The Mayor of London Boris Johnson described London theatres as a “vital component of our cultural landscape” earlier today when he visited the Lyric Hammersmith to celebrate the continued success and innovation of the capital’s venues.
The Mayor visited the West London venue following his office’s £1million funding towards the Lyric Hammersmith’s redevelopment project, which will enhance the theatre’s acclaimed educational programme with a new development and enable a major facelift to the existing building.
Johnson described himself as “thrilled” to be able to support the project, saying: “It is a cultural beacon for West London and a shining example of the continuing success our theatres have in attracting audiences and putting themselves at the heart of the community.”
Visiting the venue with Julian Bird, Chief Executive of the Society of London Theatre, the organisation behind Official London Theatre, the visit marked Johnson’s continued commitment to supporting London’s incredible theatres and celebrated the sector’s huge success over the last decade, which has seen revenue rise by 65% and attendance numbers by 21%.
Commenting on theatre’s continually record-breaking and worldwide award-winning successes, Johnson said: “The success of London theatre is down to the fantastically rich variety of programming and exciting innovations, from live screenings of productions at cinemas to performances staged outdoors or in unusual locations. At a critical time for funding, our theatres are showing real imagination in the way they attract audiences and funding and I will do all I can to support this world-beating – and vital – component of our cultural landscape.”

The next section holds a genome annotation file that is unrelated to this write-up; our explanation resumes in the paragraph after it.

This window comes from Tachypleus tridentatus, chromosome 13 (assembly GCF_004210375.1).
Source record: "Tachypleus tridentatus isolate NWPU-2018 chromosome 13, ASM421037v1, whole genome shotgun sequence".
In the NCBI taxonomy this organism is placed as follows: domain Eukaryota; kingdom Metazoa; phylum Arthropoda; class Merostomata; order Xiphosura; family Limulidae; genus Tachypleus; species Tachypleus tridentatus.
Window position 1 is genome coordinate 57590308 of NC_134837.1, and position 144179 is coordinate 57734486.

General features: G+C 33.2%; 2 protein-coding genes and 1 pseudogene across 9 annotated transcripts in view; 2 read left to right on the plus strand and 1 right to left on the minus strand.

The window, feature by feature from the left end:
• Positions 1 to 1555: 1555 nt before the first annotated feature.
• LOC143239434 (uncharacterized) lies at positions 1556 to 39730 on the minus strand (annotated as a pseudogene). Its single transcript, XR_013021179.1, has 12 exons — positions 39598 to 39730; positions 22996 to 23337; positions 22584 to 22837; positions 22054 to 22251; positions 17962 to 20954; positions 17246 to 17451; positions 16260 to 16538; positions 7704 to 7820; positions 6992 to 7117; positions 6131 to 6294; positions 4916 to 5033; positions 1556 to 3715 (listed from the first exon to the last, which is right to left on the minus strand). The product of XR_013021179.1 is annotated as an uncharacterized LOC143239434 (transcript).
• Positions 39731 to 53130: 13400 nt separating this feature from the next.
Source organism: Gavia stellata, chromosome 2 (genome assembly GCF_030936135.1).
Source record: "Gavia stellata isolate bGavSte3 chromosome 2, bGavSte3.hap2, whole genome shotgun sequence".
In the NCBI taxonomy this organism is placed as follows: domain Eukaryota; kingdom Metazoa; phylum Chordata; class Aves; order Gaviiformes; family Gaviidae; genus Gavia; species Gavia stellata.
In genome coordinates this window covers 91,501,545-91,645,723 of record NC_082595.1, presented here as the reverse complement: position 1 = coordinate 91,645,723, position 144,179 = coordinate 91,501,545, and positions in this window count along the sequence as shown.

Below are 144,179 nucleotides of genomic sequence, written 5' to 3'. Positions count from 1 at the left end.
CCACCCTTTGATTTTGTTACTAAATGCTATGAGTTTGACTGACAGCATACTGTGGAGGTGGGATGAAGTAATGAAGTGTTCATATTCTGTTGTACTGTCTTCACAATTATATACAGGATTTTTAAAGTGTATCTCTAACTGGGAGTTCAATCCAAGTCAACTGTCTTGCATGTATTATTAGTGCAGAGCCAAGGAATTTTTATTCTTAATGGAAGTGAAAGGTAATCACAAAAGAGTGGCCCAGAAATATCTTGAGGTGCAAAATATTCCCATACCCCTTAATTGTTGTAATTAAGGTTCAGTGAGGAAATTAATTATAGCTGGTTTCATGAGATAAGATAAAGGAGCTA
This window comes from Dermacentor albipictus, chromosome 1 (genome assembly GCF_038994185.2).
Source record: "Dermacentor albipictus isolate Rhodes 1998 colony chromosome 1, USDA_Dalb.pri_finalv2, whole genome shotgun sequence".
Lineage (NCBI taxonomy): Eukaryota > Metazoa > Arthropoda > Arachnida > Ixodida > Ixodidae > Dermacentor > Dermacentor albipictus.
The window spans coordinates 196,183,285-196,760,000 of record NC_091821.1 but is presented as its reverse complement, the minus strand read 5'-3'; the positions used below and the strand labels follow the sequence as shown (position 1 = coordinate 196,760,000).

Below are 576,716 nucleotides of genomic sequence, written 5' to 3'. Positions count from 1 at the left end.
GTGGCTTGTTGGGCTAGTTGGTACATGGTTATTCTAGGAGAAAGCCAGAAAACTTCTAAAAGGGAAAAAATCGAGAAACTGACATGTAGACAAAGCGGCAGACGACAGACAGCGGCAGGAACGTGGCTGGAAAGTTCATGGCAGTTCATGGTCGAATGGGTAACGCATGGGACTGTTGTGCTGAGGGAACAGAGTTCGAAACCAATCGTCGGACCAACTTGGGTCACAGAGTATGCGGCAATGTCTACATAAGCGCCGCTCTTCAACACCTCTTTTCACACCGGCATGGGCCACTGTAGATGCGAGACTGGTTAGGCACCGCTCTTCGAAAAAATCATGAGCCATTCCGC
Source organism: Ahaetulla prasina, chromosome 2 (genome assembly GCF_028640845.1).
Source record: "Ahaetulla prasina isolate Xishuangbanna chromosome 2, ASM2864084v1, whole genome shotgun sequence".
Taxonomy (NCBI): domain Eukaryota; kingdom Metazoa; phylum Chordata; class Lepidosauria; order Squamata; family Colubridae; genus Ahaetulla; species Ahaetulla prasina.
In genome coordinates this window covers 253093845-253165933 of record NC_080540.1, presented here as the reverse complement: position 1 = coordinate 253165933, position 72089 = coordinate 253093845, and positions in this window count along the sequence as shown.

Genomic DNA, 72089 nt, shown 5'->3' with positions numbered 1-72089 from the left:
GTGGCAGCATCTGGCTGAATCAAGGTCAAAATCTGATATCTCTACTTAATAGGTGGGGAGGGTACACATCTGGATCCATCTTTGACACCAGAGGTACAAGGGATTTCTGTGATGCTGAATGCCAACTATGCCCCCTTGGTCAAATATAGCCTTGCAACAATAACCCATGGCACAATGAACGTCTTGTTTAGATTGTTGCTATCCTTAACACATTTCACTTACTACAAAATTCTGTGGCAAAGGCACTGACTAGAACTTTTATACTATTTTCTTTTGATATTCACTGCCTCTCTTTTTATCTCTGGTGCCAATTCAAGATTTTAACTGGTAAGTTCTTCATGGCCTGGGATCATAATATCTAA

One way in which the Mayor plans to support theatre is by backing the introduction of a new initiative to bring theatrical and live performances to more Londoners. Circulate, a new three-year programme of outdoor performance, will take inspiration from productions such as the National Theatre’s forthcoming collaboration with site-specific theatre company Punch Drunk, The Drowned Man, to see British and international artists tour to outer London Boroughs.
Nick Starr, Executive Director of the National Theatre, said that the desire for innovative theatrical experiences was very much alive in London audiences, saying: “’London is the pre-eminent world city for theatre. This is because it combines a particular British talent, an appetite for trying new things, the vestiges of a public-service ethos, a liking for the wayward and the maverick, and a deep respect for the connection between artists and audiences.
“Elsewhere in the world, there’s a profound and ideological schism between the popular theatre and the art theatre. In London, we know we’re all part of the same organism. Last year that accounted for 14 million attendances, so we’re obviously doing something right.”
Bird echoed Starr’s sentiments, saying: “London theatre is going through a golden period, shown in the talent nominated for this month’s Olivier Awards, and advance sales have never been stronger. The Lyric Hammersmith gives a perfect example of the pivotal role theatres can play in developing our communities.”
Speaking about My Theatre Matters!, the new campaign mobilising audiences to get involved in helping to protect their local theatre’s funding, the Chief Executive called upon the public for their support, explaining: “We are inviting the public to shout about how important theatres are to their lives and their communities.”
To sign up to the campaign and to register your support, visit www.mytheatrematters.com